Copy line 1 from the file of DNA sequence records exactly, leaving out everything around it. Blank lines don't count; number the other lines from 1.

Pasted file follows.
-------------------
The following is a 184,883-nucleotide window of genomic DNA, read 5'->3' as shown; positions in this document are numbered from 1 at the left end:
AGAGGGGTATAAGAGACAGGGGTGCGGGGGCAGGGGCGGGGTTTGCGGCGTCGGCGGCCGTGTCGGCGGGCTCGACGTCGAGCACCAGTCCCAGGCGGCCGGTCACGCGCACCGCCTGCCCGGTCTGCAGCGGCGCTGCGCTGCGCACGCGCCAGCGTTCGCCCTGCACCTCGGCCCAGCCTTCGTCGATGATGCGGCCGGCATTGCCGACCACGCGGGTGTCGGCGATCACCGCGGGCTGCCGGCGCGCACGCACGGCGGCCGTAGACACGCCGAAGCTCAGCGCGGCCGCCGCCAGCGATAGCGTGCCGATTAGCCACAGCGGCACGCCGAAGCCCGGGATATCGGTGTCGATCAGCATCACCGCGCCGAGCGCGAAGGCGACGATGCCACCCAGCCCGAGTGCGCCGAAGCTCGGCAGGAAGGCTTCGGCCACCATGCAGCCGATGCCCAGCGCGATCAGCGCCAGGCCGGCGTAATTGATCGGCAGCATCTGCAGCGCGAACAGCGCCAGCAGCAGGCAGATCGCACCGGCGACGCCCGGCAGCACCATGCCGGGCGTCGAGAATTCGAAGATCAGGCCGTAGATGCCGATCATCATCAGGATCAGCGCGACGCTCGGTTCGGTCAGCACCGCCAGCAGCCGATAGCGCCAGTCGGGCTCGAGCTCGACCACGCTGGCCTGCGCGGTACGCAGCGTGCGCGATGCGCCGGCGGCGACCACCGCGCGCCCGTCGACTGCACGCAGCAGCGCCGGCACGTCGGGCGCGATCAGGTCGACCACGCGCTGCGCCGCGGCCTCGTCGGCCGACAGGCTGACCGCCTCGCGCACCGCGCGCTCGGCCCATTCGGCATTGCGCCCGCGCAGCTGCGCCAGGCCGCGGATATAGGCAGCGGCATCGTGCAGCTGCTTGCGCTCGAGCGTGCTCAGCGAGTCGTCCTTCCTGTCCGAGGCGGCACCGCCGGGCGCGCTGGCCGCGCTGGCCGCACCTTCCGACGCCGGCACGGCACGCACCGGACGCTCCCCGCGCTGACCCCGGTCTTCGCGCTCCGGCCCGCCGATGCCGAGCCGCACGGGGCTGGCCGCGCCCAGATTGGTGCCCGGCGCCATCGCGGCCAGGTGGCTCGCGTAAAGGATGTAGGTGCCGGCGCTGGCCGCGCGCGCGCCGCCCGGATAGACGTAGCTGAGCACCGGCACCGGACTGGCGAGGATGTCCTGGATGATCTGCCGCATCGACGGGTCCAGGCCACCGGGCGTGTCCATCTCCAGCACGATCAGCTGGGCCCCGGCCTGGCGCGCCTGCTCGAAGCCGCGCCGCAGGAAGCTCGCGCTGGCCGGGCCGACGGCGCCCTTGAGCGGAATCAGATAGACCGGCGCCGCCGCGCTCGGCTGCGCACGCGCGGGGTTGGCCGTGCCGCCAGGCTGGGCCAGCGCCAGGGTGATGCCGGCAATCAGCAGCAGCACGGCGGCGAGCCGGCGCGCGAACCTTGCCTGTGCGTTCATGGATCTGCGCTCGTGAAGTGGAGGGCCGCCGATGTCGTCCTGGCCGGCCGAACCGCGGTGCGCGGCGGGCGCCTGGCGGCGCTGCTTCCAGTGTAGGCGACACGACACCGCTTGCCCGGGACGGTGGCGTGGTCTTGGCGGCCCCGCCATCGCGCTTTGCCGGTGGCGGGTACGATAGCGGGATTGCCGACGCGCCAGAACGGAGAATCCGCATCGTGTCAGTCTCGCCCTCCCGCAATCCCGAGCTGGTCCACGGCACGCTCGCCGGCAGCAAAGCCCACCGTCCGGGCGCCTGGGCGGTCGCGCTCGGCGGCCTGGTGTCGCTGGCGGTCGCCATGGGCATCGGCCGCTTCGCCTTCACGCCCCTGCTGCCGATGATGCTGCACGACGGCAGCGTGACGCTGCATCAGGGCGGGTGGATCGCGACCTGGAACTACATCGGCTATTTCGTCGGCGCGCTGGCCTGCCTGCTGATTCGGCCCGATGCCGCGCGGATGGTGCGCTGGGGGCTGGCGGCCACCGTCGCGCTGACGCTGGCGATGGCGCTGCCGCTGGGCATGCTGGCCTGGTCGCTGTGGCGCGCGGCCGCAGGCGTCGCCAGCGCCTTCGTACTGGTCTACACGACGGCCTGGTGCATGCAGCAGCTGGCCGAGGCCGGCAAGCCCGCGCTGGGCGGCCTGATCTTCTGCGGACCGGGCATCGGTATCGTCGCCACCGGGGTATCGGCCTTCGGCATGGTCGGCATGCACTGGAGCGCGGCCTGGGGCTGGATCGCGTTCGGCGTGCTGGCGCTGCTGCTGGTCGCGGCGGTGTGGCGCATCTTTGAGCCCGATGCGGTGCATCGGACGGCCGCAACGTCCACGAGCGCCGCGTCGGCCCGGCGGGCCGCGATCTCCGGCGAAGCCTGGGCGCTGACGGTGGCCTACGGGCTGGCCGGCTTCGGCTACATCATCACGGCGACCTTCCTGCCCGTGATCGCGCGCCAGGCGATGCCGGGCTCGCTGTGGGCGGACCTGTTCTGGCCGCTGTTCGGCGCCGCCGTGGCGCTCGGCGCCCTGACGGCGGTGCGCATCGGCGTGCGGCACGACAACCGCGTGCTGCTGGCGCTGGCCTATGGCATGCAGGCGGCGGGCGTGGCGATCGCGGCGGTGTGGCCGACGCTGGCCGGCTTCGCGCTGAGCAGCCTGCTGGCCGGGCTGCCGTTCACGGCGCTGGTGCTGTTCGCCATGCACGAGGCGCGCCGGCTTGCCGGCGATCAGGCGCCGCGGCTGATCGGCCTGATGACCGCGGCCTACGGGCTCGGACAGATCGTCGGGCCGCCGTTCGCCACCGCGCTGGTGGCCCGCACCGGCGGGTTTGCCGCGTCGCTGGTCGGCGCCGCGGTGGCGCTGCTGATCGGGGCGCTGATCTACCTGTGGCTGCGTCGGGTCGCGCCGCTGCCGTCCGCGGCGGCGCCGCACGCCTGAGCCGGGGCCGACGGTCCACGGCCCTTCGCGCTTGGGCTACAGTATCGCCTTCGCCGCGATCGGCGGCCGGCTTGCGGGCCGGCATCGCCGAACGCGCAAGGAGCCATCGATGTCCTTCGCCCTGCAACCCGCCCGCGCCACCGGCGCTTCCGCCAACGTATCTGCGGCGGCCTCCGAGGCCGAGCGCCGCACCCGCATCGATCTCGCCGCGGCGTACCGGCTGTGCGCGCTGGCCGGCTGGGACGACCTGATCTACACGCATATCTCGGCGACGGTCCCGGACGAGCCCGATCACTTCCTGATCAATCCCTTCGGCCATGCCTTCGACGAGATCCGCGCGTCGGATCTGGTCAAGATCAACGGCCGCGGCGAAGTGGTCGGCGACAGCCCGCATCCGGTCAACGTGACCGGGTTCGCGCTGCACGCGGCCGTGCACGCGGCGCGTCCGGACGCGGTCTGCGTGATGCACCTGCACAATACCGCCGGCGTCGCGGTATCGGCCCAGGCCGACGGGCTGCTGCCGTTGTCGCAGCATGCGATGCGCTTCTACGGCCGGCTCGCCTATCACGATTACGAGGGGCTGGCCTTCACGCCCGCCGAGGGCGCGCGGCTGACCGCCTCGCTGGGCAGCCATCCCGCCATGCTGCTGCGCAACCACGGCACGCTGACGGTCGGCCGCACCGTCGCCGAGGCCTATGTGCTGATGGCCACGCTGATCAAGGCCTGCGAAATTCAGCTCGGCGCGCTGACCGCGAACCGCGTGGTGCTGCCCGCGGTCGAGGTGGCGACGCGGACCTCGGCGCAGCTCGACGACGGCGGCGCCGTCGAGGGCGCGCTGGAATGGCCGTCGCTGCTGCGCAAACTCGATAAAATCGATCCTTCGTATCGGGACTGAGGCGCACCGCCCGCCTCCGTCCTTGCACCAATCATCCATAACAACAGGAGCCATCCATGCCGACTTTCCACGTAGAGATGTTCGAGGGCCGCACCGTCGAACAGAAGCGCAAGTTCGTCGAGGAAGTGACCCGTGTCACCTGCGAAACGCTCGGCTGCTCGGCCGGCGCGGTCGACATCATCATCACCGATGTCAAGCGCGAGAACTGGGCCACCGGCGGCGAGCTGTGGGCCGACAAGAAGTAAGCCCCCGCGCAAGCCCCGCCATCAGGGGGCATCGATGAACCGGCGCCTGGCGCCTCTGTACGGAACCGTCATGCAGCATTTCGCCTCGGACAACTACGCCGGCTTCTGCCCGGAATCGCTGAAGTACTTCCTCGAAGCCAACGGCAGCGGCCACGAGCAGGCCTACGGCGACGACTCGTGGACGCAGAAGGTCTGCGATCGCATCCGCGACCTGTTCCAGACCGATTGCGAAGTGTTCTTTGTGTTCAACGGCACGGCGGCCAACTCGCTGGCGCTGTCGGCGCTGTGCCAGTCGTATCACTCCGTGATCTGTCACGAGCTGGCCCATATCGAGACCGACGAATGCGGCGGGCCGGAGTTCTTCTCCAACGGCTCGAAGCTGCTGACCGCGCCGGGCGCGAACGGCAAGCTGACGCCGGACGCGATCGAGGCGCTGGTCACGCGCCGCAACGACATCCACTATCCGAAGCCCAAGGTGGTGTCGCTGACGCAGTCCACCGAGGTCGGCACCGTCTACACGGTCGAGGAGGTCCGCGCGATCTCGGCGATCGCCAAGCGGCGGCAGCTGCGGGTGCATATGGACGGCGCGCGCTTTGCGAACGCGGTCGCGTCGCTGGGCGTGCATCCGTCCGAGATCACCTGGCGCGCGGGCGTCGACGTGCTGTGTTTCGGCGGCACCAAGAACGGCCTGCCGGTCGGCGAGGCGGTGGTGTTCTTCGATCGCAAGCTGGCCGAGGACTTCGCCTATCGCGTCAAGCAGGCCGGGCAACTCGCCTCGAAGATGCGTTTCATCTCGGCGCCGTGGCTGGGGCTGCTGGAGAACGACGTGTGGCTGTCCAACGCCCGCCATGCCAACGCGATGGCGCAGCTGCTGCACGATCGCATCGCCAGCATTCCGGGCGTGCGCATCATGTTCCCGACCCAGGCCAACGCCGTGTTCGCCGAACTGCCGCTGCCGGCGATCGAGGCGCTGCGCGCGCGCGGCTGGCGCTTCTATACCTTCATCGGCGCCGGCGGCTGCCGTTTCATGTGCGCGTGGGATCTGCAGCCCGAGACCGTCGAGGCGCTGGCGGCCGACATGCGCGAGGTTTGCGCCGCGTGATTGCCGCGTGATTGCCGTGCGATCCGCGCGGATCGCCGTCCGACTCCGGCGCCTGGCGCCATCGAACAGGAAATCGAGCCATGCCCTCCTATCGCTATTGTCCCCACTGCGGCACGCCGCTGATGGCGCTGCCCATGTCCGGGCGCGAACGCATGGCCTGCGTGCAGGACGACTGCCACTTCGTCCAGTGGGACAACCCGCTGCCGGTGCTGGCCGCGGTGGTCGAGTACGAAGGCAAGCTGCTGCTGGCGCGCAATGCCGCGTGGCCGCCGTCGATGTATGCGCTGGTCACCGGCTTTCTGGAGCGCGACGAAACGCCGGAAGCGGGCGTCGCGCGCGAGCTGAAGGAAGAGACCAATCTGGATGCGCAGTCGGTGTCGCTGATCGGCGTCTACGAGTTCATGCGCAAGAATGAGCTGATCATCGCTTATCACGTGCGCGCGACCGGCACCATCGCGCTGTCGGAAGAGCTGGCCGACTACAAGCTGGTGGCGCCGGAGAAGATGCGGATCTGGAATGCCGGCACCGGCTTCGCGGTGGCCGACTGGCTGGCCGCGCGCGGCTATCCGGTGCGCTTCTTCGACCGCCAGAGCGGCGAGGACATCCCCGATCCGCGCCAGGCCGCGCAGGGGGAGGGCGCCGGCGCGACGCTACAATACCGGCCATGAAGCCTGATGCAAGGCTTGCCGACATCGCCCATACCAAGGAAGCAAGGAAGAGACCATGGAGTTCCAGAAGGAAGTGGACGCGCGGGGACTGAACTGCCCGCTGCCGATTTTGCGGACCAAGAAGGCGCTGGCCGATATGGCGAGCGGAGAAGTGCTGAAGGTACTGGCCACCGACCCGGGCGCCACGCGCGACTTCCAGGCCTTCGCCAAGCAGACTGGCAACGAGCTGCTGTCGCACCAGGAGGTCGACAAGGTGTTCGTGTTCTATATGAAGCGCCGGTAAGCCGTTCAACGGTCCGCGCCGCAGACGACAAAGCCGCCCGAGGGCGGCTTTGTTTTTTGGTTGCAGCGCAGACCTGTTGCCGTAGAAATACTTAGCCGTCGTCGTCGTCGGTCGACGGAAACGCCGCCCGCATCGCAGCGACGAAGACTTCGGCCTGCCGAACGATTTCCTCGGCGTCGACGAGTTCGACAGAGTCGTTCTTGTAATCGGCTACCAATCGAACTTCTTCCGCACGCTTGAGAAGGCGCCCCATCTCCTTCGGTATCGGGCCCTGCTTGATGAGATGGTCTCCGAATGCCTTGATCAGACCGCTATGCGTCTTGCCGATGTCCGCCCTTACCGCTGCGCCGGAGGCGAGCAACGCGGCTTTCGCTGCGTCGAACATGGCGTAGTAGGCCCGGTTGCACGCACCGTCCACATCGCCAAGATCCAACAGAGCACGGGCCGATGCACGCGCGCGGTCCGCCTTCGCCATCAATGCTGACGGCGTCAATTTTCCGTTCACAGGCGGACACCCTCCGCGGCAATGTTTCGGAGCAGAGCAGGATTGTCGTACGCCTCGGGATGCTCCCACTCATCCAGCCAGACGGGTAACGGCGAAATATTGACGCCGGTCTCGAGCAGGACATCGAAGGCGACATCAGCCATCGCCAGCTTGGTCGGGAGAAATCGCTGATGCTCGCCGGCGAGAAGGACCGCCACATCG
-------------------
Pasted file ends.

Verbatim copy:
The following is a 184,883-nucleotide window of genomic DNA, read 5'->3' as shown; positions in this document are numbered from 1 at the left end: